The CJEU added that in  circumstances where the purpose of the Pregnancy Workers Directive is to establish minimum requirements in respect of the protection of pregnant employees, the Member States are permitted to apply more favourable rules for the    benefit    of    commissioning    mothers.

  1. Equal Treatment Directive - Gender Discrimination

The CJEU held that the refusal to grant maternity leave to a commissioning mother does not constitute discrimination on the gender ground under the Equal Treatment Directive in circumstances where the commissioning father is not entitled to such leave either and where female workers are not put at a particular disadvantage compared with male workers.

A refusal to grant the commissioning mother paid leave equivalent to adoptive leave is outside the scope of the Equal Treatment Directive, as under the Directive, Member States are free to choose whether or not to grant adoptive leave.

  1. Employment Equality Framework Directive - Disability Discrimination

The Employment Equality Framework Directive prohibits discrimination on a number of grounds including disability in employment and occupation. The CJEU noted that the concept of ‘disability’ is not defined in the Directive but held it presupposes that the limitation from which the person suffers “may hinder the full and effective participation of the person concerned in professional life on an equal basis with other workers.”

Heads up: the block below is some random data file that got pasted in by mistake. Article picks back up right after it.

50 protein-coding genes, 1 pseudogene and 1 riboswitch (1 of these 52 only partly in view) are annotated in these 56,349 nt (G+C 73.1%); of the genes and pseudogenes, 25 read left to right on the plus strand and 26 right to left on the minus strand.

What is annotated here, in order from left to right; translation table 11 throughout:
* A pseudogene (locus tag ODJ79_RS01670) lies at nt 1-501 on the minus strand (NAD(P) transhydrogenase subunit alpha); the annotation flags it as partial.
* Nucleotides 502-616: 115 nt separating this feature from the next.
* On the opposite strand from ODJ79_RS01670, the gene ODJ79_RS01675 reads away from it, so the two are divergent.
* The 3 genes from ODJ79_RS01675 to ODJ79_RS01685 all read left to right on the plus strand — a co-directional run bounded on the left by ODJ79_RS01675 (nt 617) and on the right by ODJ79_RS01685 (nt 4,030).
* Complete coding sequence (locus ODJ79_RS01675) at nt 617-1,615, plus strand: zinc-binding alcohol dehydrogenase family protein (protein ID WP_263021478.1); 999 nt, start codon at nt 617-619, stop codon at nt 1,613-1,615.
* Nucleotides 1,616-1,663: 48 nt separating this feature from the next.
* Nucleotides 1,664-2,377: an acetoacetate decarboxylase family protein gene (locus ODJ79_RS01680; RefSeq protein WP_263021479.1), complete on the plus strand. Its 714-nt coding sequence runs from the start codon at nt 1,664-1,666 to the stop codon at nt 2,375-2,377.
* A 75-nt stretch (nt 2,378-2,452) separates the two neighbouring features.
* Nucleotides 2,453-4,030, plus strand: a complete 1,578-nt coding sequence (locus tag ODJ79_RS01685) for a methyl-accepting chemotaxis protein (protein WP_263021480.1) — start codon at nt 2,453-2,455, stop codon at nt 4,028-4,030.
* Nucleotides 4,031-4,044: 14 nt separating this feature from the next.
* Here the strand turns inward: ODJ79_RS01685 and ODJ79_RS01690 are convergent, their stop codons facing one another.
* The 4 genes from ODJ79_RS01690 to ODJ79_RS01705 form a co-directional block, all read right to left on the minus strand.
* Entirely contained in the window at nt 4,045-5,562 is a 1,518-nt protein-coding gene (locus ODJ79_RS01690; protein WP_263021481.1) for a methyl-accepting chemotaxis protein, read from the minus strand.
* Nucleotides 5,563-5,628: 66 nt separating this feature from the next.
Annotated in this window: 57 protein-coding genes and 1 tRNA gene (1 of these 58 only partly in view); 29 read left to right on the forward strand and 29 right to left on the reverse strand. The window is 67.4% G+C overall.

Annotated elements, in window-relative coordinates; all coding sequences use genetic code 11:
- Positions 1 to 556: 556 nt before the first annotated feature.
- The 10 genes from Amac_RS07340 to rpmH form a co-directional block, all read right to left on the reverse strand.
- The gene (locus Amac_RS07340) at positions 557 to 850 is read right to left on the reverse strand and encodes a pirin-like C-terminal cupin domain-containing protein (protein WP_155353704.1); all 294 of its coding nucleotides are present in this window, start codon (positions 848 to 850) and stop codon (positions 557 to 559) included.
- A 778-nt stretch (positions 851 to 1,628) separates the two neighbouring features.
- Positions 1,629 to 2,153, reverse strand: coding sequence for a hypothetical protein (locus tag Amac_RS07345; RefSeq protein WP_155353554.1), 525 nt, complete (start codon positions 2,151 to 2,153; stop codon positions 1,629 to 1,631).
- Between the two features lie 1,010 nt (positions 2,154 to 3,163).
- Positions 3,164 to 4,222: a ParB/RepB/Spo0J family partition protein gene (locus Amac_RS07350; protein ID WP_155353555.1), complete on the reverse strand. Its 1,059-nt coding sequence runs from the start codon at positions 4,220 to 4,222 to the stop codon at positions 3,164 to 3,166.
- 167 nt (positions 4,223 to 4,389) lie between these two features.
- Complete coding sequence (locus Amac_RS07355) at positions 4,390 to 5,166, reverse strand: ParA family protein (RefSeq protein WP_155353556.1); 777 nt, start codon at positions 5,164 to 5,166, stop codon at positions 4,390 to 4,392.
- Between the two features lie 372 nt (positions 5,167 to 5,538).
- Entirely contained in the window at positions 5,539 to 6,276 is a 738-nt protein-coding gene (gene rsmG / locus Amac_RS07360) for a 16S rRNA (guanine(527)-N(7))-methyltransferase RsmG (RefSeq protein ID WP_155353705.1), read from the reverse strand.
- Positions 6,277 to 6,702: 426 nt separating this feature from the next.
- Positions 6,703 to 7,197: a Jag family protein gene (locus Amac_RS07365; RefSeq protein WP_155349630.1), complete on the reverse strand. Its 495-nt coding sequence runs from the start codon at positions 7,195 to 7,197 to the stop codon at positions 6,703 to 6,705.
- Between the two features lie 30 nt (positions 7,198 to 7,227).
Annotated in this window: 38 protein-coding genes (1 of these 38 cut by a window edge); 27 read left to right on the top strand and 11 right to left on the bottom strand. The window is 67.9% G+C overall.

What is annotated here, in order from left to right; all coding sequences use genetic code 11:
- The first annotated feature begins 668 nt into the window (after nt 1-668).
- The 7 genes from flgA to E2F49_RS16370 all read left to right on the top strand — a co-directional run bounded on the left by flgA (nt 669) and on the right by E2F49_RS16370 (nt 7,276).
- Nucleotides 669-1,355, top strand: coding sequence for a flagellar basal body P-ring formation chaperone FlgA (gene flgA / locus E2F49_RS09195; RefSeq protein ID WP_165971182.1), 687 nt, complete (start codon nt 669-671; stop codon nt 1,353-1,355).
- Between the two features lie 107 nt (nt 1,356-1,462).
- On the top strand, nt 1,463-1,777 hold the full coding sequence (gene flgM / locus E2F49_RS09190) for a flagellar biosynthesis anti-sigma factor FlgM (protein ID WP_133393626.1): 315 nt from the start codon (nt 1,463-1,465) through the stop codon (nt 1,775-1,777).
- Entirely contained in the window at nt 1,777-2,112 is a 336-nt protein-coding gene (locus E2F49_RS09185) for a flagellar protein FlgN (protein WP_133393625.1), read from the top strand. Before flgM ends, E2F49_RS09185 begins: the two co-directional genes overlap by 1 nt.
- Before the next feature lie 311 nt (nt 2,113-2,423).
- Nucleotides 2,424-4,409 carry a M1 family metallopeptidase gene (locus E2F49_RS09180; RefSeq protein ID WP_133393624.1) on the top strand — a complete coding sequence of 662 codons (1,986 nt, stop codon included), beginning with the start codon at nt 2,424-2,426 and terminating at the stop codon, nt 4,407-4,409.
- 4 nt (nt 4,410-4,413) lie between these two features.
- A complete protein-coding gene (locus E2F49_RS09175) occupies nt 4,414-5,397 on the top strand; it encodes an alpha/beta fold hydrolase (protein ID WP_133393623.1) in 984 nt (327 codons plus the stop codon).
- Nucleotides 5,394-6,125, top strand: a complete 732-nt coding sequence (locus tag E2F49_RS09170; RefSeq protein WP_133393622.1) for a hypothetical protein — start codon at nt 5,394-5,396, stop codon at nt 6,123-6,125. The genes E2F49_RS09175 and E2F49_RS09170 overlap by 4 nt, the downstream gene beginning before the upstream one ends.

The CJEU held that the inability to have a child by conventional means does not, in itself, prevent the commissioning mother from having access to, participating in or advancing in employment and on that basis held that the Employment Equality Framework Directive was not applicable  in the present case.

Comment

The decision of the CJEU highlights the inability of the current protective leave framework to accommodate advances in medical technology and to provide for workers who have children through a surrogacy arrangement.

It would appear from the reasoning of the CJEU that surrogate mothers, as opposed to commissioning mothers, may be entitled to maternity leave under national legislation although this remains to be tested in Ireland.

The position set out by the CJEU is a minimum standard to be adhered to by all Member States and the CJEU noted that Member States are entitled to legislate at a national level to grant paid leave to workers who have children through surrogacy arrangements.

It is worth noting that the CJEU delivered a similar decision on the same day as the above decision in relation to a mother who had a baby through a surrogate in the United Kingdom (the "UK"). In the UK case, the commissioning mother was not entitled under UK law to maternity leave or adoptive leave. Significantly, this issue is now being addressed in the UK and it is expected that the UK Government will exercise its power under the newly enacted Children and Families Act 2014, to extend paid leave rights to commissioning surrogate parents by April 2015.

To date the Irish Government has given no indication of an intention to reform the area of protective leave to address the changes to the traditional family structure.

The CJEU decision has confirmed that employers are not obliged to give employees who have had children through surrogacy arrangements either maternity or adoptive leave. Such employees may however qualify for parental leave. Further, an employer may, at its discretion, grant employees paid or unpaid surrogacy leave as a contractual benefit under their contract of employment.